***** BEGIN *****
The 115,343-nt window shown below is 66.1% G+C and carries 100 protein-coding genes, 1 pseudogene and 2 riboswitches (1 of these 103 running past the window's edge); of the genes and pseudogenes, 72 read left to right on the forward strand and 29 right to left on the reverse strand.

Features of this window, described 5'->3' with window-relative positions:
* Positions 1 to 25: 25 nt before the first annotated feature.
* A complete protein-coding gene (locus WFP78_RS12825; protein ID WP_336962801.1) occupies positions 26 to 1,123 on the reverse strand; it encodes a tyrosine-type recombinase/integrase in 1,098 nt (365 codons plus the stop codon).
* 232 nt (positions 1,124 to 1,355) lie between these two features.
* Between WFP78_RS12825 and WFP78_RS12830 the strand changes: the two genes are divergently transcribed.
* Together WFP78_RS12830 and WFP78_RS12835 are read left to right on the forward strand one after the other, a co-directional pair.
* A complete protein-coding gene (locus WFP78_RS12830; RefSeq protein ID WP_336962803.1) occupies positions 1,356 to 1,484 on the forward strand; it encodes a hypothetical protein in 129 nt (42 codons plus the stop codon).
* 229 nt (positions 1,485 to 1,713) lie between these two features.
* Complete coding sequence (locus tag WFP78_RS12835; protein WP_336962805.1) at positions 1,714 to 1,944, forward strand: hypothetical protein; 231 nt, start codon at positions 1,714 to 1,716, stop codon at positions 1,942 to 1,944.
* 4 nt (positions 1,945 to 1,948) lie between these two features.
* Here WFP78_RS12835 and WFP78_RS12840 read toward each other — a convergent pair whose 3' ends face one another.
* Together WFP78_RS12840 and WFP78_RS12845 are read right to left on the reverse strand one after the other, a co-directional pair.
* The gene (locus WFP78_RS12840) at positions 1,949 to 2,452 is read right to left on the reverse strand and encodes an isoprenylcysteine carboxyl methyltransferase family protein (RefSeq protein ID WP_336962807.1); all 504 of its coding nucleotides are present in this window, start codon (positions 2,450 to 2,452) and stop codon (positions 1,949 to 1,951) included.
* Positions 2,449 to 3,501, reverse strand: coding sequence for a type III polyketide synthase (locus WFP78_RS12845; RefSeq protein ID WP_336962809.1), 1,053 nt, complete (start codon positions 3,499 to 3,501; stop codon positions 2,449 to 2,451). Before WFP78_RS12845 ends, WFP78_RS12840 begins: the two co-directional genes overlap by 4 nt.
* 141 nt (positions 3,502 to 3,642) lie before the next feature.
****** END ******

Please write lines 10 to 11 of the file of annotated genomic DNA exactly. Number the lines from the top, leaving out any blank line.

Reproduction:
* Complete coding sequence (locus tag WFP78_RS12835; protein WP_336962805.1) at positions 1,714 to 1,944, forward strand: hypothetical protein; 231 nt, start codon at positions 1,714 to 1,716, stop codon at positions 1,942 to 1,944.
* 4 nt (positions 1,945 to 1,948) lie between these two features.